A stacked combination of Bt toxins Cry1Ab and Cry1Ac along with tolerance to the herbicide glufosinate (bar gene) was created in order to serve as a parental line for generating hybrid rice varieties. The bar gene was driven by the CaMV promoter and terminated by tnos. Both cry genes were synthetic and driven by the maize ubiquitin promoter and terminated with tnos. The two cry gene cassettes, each accompanied by the bar cassette, were transformed from different plasmids and ended up at different sites in the rice genome. The resultant transgenic line was resistant to stem borer insects and to the herbicide glufosinate [6]. An Indica rice variety was stacked with cry1Ab and cry1Ac, plus the snowdrop lectin gene gna conferring multiple resistance to insects and all of these were joined to the bar gene for glufosinate tolerance with the CaMV promoter and tnos terminator. The cry genes were driven by the maize ubiquitin promoter and terminated with tnos while the gna gene was driven by phloem-specific rice-sucrose synthase promoter and terminated by tnos. The cry genes and the gna gene were inserted at different sites in the rice genome [7]. The stacked rice variety was assumed to confer strong insect-killing power and to guard against appearance of insect resistance.

An elite Indica rice was modified for resistance to insects, fungal disease and bacterial disease. One parental strain contained the xa21 gene conferring resistance to bacterial blight. The gene was isolated from wild rice and used to transform rice, accompanied by its original promoter and terminator. Another parental strain had a rice chitinase gene for protection against the sheath blight fungus and a synthetic cry gene consisting of the fused active portions of cry1Ab and cry1Ac to protect against yellow stem borer. The fused cry gene and the chitinase gene were integrated at the same site on the rice genome. The cry fusion gene was driven by the maize ubiquitin promoter and the chitinase gene was driven by the CaMV promoter. The two parental lines were combined by crossing to create the pyramided strain resistant to three kinds of pathogens, insect, fungus and bacteria [8].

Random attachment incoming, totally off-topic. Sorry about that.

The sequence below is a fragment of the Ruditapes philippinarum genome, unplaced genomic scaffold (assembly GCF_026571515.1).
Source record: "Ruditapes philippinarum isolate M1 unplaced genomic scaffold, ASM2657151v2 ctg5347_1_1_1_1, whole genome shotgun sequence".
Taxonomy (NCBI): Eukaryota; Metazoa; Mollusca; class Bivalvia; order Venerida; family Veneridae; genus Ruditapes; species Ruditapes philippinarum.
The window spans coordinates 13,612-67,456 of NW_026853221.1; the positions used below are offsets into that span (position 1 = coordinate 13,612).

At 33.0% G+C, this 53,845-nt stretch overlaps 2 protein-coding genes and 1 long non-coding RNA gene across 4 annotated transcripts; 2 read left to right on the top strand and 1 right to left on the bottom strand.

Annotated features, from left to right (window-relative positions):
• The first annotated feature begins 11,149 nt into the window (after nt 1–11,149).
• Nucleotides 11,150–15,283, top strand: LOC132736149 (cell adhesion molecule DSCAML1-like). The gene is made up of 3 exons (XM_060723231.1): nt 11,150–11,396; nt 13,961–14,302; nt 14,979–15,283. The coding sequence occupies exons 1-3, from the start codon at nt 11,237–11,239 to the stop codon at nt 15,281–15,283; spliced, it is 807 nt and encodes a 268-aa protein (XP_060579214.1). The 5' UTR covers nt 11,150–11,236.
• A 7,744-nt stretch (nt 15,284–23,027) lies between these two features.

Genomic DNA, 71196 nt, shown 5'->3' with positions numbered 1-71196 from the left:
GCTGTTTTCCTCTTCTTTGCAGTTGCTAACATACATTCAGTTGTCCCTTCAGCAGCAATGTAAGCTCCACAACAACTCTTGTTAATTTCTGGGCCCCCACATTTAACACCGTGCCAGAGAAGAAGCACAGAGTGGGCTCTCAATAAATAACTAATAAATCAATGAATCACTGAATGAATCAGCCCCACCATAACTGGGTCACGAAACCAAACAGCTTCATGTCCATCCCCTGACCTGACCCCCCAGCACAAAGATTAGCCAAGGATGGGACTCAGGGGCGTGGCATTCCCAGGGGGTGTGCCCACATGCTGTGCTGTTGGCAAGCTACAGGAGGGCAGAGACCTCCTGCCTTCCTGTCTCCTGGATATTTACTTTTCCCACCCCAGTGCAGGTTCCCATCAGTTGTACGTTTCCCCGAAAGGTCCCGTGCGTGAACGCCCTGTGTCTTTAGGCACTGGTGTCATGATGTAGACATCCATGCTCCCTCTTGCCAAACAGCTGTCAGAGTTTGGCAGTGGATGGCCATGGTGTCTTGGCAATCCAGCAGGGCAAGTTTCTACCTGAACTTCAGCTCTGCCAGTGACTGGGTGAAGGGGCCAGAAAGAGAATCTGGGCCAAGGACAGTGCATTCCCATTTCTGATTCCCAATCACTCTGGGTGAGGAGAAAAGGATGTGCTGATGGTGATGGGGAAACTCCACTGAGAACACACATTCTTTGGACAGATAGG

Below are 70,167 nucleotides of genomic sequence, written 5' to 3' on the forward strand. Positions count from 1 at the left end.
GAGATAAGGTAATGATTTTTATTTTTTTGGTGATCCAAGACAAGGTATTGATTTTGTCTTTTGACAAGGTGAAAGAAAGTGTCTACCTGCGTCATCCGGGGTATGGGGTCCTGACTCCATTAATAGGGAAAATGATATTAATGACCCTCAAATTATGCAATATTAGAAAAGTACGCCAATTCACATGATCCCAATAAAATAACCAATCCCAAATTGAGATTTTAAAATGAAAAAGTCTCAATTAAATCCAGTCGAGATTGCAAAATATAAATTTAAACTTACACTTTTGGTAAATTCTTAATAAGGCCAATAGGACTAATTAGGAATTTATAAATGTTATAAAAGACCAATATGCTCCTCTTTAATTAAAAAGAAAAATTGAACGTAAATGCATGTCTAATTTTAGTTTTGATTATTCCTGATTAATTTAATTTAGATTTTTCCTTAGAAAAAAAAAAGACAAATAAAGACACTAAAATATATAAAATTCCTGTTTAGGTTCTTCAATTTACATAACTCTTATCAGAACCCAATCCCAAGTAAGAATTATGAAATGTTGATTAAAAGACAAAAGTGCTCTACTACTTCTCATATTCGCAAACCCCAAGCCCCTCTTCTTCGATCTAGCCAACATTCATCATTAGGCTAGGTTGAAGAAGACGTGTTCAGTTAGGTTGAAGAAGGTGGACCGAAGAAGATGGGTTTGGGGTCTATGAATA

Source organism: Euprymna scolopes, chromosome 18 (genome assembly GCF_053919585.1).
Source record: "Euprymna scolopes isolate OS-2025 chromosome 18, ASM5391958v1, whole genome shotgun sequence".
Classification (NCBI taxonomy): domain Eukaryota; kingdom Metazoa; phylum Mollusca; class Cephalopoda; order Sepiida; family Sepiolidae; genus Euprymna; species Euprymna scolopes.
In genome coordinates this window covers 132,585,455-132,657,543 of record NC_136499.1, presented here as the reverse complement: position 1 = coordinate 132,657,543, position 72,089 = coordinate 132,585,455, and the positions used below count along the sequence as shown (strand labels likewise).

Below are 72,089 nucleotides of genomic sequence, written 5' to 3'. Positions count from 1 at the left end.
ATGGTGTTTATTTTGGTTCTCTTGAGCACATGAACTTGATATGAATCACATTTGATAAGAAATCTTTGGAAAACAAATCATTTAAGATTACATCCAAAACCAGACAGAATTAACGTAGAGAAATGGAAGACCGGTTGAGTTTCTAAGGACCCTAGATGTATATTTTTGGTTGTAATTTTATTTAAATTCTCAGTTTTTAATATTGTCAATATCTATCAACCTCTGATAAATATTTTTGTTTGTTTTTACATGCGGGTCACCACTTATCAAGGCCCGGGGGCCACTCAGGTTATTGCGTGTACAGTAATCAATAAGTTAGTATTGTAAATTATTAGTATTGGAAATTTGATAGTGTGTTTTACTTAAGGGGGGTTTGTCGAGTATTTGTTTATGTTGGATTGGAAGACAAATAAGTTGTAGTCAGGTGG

Another technique, marker assisted selection, has been combined with pyramiding and stacking to produce rice resistant to fungal blast and bacterial blight. Marker assisted selection is traditional breeding assisted by molecular markers in the rice genome which are used to follow desirable genes in a cross. Two rice genes for blast resistance were identified and pyramided, and both of the pyramided lines were stacked by modification with the rice xa21 gene accompanied by a bacterial hygromycin resistance gene driven by a CaMV promoter. The rice pyramid was resistant to both blast and blight [9]. Pyramiding, stacking and fusing genes are being used with a vengeance against pests, with little consideration for the safety of the rice, which would be consumed as food.

Novel genetic approaches

The plant’s natural defense against pests includes an oxidative burst mediated by hydrogen peroxide. Such a burst may mean suicide for the plant cell and a few neighboring cells; but it saves the plant from the invading pest. A fungal glucose oxidase (gox) gene was used to release hydrogen peroxide in the transformed rice, driven by a rice wound inducible promoter. The transformation also included a bacterial hygromycin resistance gene as a selectable marker. A transformant was resistant to both bacterial and fungal pests; and the resulting rice strain had broad-spectrum disease resistance [10].